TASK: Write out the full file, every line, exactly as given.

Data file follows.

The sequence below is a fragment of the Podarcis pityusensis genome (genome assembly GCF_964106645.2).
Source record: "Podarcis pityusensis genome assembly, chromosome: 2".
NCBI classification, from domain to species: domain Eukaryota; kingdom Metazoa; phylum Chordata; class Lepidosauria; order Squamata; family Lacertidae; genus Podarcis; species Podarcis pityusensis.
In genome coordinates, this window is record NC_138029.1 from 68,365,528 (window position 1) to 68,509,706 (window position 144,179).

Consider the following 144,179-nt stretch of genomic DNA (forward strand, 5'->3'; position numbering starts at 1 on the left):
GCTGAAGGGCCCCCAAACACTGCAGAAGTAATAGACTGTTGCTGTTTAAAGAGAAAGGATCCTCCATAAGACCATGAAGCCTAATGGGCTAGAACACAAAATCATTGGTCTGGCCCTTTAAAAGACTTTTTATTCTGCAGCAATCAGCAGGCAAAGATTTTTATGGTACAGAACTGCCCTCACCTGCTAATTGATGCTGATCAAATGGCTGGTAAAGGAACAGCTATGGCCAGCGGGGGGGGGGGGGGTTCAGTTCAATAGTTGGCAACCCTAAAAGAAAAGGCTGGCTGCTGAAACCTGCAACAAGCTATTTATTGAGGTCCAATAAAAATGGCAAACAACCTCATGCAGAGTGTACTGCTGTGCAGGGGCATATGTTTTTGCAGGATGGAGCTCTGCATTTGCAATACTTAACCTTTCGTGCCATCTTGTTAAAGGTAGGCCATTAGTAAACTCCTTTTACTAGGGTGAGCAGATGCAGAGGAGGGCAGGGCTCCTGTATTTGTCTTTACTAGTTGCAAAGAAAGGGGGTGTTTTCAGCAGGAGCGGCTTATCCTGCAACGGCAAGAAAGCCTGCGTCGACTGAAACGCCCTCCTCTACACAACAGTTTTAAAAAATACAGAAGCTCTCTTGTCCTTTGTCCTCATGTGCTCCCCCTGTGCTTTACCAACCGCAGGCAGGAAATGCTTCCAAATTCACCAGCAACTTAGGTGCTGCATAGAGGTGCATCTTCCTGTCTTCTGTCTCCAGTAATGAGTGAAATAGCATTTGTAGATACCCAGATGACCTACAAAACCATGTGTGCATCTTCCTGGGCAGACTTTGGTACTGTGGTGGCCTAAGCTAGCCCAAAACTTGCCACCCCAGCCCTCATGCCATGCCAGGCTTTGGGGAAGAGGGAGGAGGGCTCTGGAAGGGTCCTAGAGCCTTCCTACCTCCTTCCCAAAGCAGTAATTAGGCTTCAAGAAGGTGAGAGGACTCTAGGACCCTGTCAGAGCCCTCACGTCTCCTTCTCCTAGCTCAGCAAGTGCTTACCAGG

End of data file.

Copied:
The sequence below is a fragment of the Podarcis pityusensis genome (genome assembly GCF_964106645.2).
Source record: "Podarcis pityusensis genome assembly, chromosome: 2".
NCBI classification, from domain to species: domain Eukaryota; kingdom Metazoa; phylum Chordata; class Lepidosauria; order Squamata; family Lacertidae; genus Podarcis; species Podarcis pityusensis.
In genome coordinates, this window is record NC_138029.1 from 68,365,528 (window position 1) to 68,509,706 (window position 144,179).

Consider the following 144,179-nt stretch of genomic DNA (forward strand, 5'->3'; position numbering starts at 1 on the left):
GCTGAAGGGCCCCCAAACACTGCAGAAGTAATAGACTGTTGCTGTTTAAAGAGAAAGGATCCTCCATAAGACCATGAAGCCTAATGGGCTAGAACACAAAATCATTGGTCTGGCCCTTTAAAAGACTTTTTATTCTGCAGCAATCAGCAGGCAAAGATTTTTATGGTACAGAACTGCCCTCACCTGCTAATTGATGCTGATCAAATGGCTGGTAAAGGAACAGCTATGGCCAGCGGGGGGGGGGGGGGTTCAGTTCAATAGTTGGCAACCCTAAAAGAAAAGGCTGGCTGCTGAAACCTGCAACAAGCTATTTATTGAGGTCCAATAAAAATGGCAAACAACCTCATGCAGAGTGTACTGCTGTGCAGGGGCATATGTTTTTGCAGGATGGAGCTCTGCATTTGCAATACTTAACCTTTCGTGCCATCTTGTTAAAGGTAGGCCATTAGTAAACTCCTTTTACTAGGGTGAGCAGATGCAGAGGAGGGCAGGGCTCCTGTATTTGTCTTTACTAGTTGCAAAGAAAGGGGGTGTTTTCAGCAGGAGCGGCTTATCCTGCAACGGCAAGAAAGCCTGCGTCGACTGAAACGCCCTCCTCTACACAACAGTTTTAAAAAATACAGAAGCTCTCTTGTCCTTTGTCCTCATGTGCTCCCCCTGTGCTTTACCAACCGCAGGCAGGAAATGCTTCCAAATTCACCAGCAACTTAGGTGCTGCATAGAGGTGCATCTTCCTGTCTTCTGTCTCCAGTAATGAGTGAAATAGCATTTGTAGATACCCAGATGACCTACAAAACCATGTGTGCATCTTCCTGGGCAGACTTTGGTACTGTGGTGGCCTAAGCTAGCCCAAAACTTGCCACCCCAGCCCTCATGCCATGCCAGGCTTTGGGGAAGAGGGAGGAGGGCTCTGGAAGGGTCCTAGAGCCTTCCTACCTCCTTCCCAAAGCAGTAATTAGGCTTCAAGAAGGTGAGAGGACTCTAGGACCCTGTCAGAGCCCTCACGTCTCCTTCTCCTAGCTCAGCAAGTGCTTACCAGG